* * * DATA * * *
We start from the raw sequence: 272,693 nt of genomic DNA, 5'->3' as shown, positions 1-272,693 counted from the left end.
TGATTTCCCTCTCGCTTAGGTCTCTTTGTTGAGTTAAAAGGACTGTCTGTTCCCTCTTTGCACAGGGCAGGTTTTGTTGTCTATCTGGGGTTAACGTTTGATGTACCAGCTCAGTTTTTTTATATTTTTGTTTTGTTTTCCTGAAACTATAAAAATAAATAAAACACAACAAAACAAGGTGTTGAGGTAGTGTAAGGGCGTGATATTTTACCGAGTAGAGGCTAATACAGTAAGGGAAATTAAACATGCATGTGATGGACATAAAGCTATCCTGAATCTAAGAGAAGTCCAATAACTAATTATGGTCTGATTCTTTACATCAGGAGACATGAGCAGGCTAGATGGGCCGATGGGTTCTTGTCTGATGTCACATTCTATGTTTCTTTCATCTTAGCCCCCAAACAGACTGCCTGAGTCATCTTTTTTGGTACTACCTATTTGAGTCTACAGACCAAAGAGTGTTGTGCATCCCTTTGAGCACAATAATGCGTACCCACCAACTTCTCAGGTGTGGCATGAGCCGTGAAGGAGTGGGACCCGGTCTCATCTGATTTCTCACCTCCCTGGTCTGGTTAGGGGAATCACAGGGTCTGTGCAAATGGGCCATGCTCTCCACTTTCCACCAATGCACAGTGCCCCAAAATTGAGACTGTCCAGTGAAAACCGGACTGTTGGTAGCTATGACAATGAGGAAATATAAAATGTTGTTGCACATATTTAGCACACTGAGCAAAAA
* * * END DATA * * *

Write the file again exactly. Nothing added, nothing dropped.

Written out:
We start from the raw sequence: 272,693 nt of genomic DNA, 5'->3' as shown, positions 1-272,693 counted from the left end.
TGATTTCCCTCTCGCTTAGGTCTCTTTGTTGAGTTAAAAGGACTGTCTGTTCCCTCTTTGCACAGGGCAGGTTTTGTTGTCTATCTGGGGTTAACGTTTGATGTACCAGCTCAGTTTTTTTATATTTTTGTTTTGTTTTCCTGAAACTATAAAAATAAATAAAACACAACAAAACAAGGTGTTGAGGTAGTGTAAGGGCGTGATATTTTACCGAGTAGAGGCTAATACAGTAAGGGAAATTAAACATGCATGTGATGGACATAAAGCTATCCTGAATCTAAGAGAAGTCCAATAACTAATTATGGTCTGATTCTTTACATCAGGAGACATGAGCAGGCTAGATGGGCCGATGGGTTCTTGTCTGATGTCACATTCTATGTTTCTTTCATCTTAGCCCCCAAACAGACTGCCTGAGTCATCTTTTTTGGTACTACCTATTTGAGTCTACAGACCAAAGAGTGTTGTGCATCCCTTTGAGCACAATAATGCGTACCCACCAACTTCTCAGGTGTGGCATGAGCCGTGAAGGAGTGGGACCCGGTCTCATCTGATTTCTCACCTCCCTGGTCTGGTTAGGGGAATCACAGGGTCTGTGCAAATGGGCCATGCTCTCCACTTTCCACCAATGCACAGTGCCCCAAAATTGAGACTGTCCAGTGAAAACCGGACTGTTGGTAGCTATGACAATGAGGAAATATAAAATGTTGTTGCACATATTTAGCACACTGAGCAAAAA